A-Fib, Inc. Earns GuideStar Platinum Seal for Transparency and Accountability in the Non-Profit World
A-Fib Inc. has earned GuideStar’s highest rating, the GuideStar Exchange Platinum Seal, a leading symbol of transparency and accountability in the non-profit world.
In order for A-Fib, Inc. to earn the GuideStar Exchange Platinum Seal, we filled in all required and optional sections of the report pages for Bronze, Silver and Gold levels and uploaded requested and additional documents to our profile on www.guidestar.org, including our annual financial report, 990 IRS filings, corporate officers, incorporation documents, etc.
A-Fib.com was first rated by GuideStar in 2014.
Our GuideStar seal is displayed at the bottom of every A-Fib.com page. To learn more about us, visit our A-Fib, Inc.’s GuideStar Profile.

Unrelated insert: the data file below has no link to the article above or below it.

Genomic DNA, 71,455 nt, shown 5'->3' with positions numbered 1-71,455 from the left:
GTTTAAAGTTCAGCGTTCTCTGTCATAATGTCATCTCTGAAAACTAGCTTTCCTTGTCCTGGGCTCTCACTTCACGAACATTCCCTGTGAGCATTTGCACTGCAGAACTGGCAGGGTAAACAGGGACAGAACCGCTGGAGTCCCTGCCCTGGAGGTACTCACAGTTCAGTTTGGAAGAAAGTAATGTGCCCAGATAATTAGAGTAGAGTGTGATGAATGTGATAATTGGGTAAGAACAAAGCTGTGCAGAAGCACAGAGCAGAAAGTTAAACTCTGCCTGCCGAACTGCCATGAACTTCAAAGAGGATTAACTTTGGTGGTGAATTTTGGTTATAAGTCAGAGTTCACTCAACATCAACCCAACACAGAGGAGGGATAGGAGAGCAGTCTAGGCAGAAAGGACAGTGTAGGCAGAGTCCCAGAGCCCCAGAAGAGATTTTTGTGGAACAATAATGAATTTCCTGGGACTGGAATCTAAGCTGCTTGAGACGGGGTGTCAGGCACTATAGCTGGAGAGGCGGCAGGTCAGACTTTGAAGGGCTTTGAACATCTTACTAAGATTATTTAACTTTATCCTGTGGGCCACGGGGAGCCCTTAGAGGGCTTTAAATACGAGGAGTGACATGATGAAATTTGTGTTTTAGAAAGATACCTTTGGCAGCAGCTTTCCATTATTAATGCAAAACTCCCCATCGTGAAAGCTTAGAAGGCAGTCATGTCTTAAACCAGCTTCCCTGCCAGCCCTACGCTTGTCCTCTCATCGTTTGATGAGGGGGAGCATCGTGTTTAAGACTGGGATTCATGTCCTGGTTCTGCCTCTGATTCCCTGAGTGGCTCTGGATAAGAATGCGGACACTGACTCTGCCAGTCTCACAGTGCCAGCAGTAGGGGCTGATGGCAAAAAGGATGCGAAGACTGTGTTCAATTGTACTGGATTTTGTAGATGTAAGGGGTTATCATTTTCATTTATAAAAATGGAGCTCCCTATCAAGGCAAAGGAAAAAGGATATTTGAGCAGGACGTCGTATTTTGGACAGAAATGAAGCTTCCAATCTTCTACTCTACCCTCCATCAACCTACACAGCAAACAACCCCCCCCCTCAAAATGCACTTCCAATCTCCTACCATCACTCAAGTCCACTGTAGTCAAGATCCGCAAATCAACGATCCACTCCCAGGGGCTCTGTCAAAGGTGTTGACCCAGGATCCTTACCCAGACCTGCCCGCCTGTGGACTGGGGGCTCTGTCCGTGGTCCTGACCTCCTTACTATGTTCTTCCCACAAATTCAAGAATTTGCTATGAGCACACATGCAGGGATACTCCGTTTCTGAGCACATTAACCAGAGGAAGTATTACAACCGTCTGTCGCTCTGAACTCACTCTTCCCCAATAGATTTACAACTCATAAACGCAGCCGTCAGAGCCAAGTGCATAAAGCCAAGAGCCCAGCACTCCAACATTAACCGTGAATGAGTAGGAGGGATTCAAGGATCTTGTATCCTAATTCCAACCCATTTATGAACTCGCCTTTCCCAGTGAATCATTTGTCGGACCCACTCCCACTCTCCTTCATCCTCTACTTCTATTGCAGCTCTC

About GuideStar USA, Inc.: GuideStar is the world’s largest source of information on nonprofit organizations and allows nonprofits to supplement the public information that is available from the IRS.
I have written about how aspirin is no longer recommended as first-line therapy to prevent A-Fib stroke. (See my Update: Aspirin No Longer Recommended as First-Line Therapy for Stroke Prevention.).
But it’s not just A-Fib patients who shouldn’t be on aspirin therapy for stroke prevention.
Data indicates more than 1 in 10 adults take aspirin when they shouldn’t.
Warn your family and friends who are taking daily aspirin: Maybe they shouldn’t be.
50 Million in the US Take Aspirin for Prevention of Cardiovascular Disease